2 Data

We consider a dataset [13] consisting of 541 individuals playing a collection of dyadic games in which each player has to choose among two actions: cooperation (C) or defection (D). Each game is characterized by its payoff matrix (Fig. 1(a)): if both players cooperate, they both obtain a “reward” R; if both defect, they both get a “punishment” P; and if one cooperates and the other defects, the cooperator gets a “sucker’s payoff” S and the defector a “temptation payoff” T.
Figure 1
Figure 1

Structure of the dyadic games. (a) Payoff matrix for the dyadic games played by individuals. (b) The games are typically divided into four groups depending on the different Nash equilibria and on the payoffs S and T (given that R and P are constant for all games). (c) In our models, we do not impose any group structure for games, but we assume that neighboring games are a priori more likely to belong to the same group. The neighbors of the game marked in red are marked in dark blue

For the experiments, the reward and punishment were fixed to \(R=10\) and \(P=5\), whereas the other payoffs took values \(S \in\{0,1,\dots,10\}\) and \(T \in\{5,6,\dots,15\}\). Depending on these values, the games display different Nash equilibria [17] (which are the assumed rational behaviors in which no players have incentives to change behavior) and are typically divided into four groups (Fig. 1(b)) [13]: harmony game (HG), snowdrift game (SG), stag hunt (SH) game, and prisoner’s dilemma (PD). HG and PD have a single stable equilibrium that corresponds to a pure strategy: cooperate (HG) and defect (PD). SH displays two equilibria corresponding to the two pure strategies. SG has a stable equilibrium that corresponds to a mixed strategy (that is, players have a certain probability of defecting and a certain probability of cooperating) [13, 17].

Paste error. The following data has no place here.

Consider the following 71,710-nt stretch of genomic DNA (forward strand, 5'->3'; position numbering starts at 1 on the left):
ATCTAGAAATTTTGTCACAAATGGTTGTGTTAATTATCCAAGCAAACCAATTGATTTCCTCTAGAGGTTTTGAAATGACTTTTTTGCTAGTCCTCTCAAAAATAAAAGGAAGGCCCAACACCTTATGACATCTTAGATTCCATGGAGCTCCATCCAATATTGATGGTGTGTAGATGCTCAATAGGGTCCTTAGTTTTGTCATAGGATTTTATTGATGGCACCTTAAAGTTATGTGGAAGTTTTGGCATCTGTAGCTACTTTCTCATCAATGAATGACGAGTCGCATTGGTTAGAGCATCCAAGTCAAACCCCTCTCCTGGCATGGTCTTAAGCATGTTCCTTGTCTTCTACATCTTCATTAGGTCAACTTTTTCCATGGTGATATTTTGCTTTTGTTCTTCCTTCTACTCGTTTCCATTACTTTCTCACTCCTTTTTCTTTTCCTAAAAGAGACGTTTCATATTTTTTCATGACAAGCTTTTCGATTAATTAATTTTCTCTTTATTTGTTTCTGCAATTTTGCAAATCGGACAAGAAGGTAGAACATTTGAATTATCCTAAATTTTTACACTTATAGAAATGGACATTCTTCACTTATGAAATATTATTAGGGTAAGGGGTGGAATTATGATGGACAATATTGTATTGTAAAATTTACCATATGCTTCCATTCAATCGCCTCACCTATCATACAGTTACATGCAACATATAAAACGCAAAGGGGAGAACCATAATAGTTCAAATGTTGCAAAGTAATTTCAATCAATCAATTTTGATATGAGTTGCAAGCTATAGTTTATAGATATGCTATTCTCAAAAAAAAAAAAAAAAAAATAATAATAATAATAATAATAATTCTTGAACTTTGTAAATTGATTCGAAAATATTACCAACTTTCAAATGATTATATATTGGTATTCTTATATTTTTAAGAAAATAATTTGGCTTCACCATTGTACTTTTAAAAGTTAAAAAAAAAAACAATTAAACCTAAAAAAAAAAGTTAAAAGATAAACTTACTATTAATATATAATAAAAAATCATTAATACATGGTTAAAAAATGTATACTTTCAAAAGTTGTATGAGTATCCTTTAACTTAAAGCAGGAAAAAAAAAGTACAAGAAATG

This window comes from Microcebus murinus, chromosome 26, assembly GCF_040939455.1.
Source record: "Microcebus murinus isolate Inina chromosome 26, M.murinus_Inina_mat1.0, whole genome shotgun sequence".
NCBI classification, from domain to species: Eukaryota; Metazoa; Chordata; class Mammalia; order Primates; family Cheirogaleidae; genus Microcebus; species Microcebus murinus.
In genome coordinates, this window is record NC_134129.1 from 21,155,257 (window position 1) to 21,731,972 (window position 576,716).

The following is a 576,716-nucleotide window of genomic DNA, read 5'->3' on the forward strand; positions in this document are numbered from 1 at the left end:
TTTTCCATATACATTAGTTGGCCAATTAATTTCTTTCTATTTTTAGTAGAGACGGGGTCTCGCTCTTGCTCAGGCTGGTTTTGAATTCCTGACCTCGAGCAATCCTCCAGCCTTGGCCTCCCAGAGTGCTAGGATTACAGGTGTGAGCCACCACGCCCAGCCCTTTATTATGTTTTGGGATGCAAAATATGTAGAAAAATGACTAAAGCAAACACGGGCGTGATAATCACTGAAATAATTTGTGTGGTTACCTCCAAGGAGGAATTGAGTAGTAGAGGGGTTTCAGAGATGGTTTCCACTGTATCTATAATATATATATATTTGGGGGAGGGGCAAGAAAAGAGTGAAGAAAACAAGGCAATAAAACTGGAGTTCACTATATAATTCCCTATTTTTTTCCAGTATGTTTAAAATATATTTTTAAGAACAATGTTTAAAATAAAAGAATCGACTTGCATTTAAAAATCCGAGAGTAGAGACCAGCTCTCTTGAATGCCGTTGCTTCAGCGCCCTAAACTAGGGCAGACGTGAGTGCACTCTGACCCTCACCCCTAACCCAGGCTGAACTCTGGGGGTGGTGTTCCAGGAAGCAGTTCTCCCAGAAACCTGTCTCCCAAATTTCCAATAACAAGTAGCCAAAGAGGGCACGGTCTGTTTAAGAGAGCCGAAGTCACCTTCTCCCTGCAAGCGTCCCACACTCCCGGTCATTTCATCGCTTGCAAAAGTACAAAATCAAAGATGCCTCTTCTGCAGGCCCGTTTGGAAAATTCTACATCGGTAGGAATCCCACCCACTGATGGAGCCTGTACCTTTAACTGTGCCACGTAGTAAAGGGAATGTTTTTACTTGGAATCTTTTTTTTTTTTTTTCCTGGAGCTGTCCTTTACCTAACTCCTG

Each individual in the dataset played an average of 14 rounds, each one with a randomly selected payoff matrix (that is, a randomly chosen \((S,T)\) pair) and against a different, unknown, and randomly-selected player (that is, in general there were no repeated interactions between pairs of players). Based on the payoffs they obtained, participants received tickets for a lottery (one ticket for 40 payoff points), in which they could win four coupons of 50 euro redeemable at predefined stores [13].